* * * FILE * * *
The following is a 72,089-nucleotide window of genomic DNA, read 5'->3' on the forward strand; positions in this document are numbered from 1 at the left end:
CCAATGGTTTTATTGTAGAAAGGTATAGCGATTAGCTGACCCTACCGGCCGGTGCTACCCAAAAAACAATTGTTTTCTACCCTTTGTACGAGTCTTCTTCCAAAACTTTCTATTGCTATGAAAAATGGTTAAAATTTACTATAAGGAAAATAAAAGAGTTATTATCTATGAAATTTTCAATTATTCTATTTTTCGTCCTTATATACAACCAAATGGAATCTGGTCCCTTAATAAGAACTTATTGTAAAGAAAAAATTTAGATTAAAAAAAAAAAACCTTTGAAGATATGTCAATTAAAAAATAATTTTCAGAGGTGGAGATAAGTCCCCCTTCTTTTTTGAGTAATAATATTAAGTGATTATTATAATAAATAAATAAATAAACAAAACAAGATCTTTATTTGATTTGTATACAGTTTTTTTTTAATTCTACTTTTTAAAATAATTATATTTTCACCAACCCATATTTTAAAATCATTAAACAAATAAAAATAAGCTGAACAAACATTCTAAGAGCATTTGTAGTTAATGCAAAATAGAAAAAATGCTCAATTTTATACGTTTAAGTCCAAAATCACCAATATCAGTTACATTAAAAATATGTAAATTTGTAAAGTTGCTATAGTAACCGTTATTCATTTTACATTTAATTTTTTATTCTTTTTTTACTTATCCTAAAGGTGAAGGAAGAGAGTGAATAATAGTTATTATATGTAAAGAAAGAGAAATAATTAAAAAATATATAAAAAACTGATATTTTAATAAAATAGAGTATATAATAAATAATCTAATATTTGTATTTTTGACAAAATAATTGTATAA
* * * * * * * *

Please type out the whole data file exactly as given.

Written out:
The following is a 72,089-nucleotide window of genomic DNA, read 5'->3' on the forward strand; positions in this document are numbered from 1 at the left end:
CCAATGGTTTTATTGTAGAAAGGTATAGCGATTAGCTGACCCTACCGGCCGGTGCTACCCAAAAAACAATTGTTTTCTACCCTTTGTACGAGTCTTCTTCCAAAACTTTCTATTGCTATGAAAAATGGTTAAAATTTACTATAAGGAAAATAAAAGAGTTATTATCTATGAAATTTTCAATTATTCTATTTTTCGTCCTTATATACAACCAAATGGAATCTGGTCCCTTAATAAGAACTTATTGTAAAGAAAAAATTTAGATTAAAAAAAAAAAACCTTTGAAGATATGTCAATTAAAAAATAATTTTCAGAGGTGGAGATAAGTCCCCCTTCTTTTTTGAGTAATAATATTAAGTGATTATTATAATAAATAAATAAATAAACAAAACAAGATCTTTATTTGATTTGTATACAGTTTTTTTTTAATTCTACTTTTTAAAATAATTATATTTTCACCAACCCATATTTTAAAATCATTAAACAAATAAAAATAAGCTGAACAAACATTCTAAGAGCATTTGTAGTTAATGCAAAATAGAAAAAATGCTCAATTTTATACGTTTAAGTCCAAAATCACCAATATCAGTTACATTAAAAATATGTAAATTTGTAAAGTTGCTATAGTAACCGTTATTCATTTTACATTTAATTTTTTATTCTTTTTTTACTTATCCTAAAGGTGAAGGAAGAGAGTGAATAATAGTTATTATATGTAAAGAAAGAGAAATAATTAAAAAATATATAAAAAACTGATATTTTAATAAAATAGAGTATATAATAAATAATCTAATATTTGTATTTTTGACAAAATAATTGTATAA